The Traditional DE Blog (est. 2004)

September 24, 2021

BYCU: I Spent Wednesday Evening with a Bottle of Gin and a Pile of Old Magazines, Wasting Time on a Stupid Task.


September 23, 2021

The Kiplinger Letter

I think we can agree on one thing: all information is suspect. No source can be trusted.

So where does one turn?

I have a ton of opinions about that, some of them even consistent with one another, but I think the folks at Kiplinger might be an answer. I’ve been reading their short letters for decades. If they bring a bias, it escapes me. I really think they just try to report things as honestly as they can, with a sure eye on the pulse in Washington (which is increasingly the only pulse that matters anymore as it crushes and suffocates the smaller semi-public and public spaces).

I’m going to start mentioning random bites here occasionally. It won’t be a regular thing, but when you see the headline “Kiplinger,” you know I’m simply lifting something from one of their newsletters. So, you might see:

Kiplinger

Since 1983, the share of U.S. workers in unions has fallen from 20% to 11%.

Or

Kiplinger

Texas’s crackdown on social media will likely be thwarted by the courts, with lawsuits funded by social media companies.

Or

Kiplinger

Football gambling is poised to soar this year. 45 million Americans plan to place legal or illegal bets on … Read the rest

I Spent Wednesday Evening with a Bottle of Gin and a Pile of Old Magazines, Wasting Time on a Stupid Task

It was delightful

Wednesday.

I used to think “hump day” referred to getting over the middle of the week, but as I get older, I realize it’s a past-tense thing, referring to what the workweek does to you after just three days of it.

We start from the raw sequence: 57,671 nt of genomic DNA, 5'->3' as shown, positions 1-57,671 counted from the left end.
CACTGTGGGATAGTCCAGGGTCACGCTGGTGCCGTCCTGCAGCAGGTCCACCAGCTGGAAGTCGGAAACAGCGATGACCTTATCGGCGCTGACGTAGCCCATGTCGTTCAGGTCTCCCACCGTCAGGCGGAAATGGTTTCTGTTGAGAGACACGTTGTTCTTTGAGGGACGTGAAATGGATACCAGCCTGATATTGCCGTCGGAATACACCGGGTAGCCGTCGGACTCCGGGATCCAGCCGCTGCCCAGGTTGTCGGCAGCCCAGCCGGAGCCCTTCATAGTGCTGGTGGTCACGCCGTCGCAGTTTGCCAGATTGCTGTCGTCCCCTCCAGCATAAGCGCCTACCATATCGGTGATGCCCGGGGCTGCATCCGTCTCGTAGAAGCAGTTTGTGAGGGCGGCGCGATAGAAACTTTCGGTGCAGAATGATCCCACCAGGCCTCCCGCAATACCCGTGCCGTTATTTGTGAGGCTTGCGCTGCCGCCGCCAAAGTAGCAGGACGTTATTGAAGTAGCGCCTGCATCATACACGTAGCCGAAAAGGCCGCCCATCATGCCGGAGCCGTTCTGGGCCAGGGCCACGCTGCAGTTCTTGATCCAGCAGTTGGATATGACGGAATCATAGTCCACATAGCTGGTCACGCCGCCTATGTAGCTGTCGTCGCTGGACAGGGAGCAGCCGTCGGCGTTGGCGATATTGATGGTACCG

I find myself in an odd position this evening: alone. The wife and kids are out with friends. The weather is delightfully cold and rainy, the kind of depressing rain that kills every ambition, especially those pertaining to outdoor activities. It’s the kind of rain that’s good for nothing but sleeping, meditating, reading, and drinking gin while poring over past issues of Modern Drunkard Magazine.

This is what I’m doing, while pounding out this weekly drinking column.

I have a 20-pack in front of me, back issues of MDM, ranging from December 2002 to issue number 63.

I drain my first G&T and resolve to get to the bottom of something: when did MDM stop giving calendar dates to their issues? The latest date in my 20-pack is “June 2006” and it’s No. 9 of Vol. 5. MDM was publishing six times a year back then, so that means June 2006 = #39 (Einstein-level math here). The earliest number in my 20-pack is #54. If MDM kept on the 6-per-year pace, that means the dates were eliminated between August 2006 (with #40) and December 2009 (with #54), but that’s … Read the rest

Re-Proving Catholicism One Slow Step at a Time

A new book hits a theme that has laced TDE for the past 17 years: postmodern society is discovering through science and statistics that the Catholic Church is right.

The book is How God Works: The Science Behind the Benefits of Religion and my opening sentence above greatly exaggerates.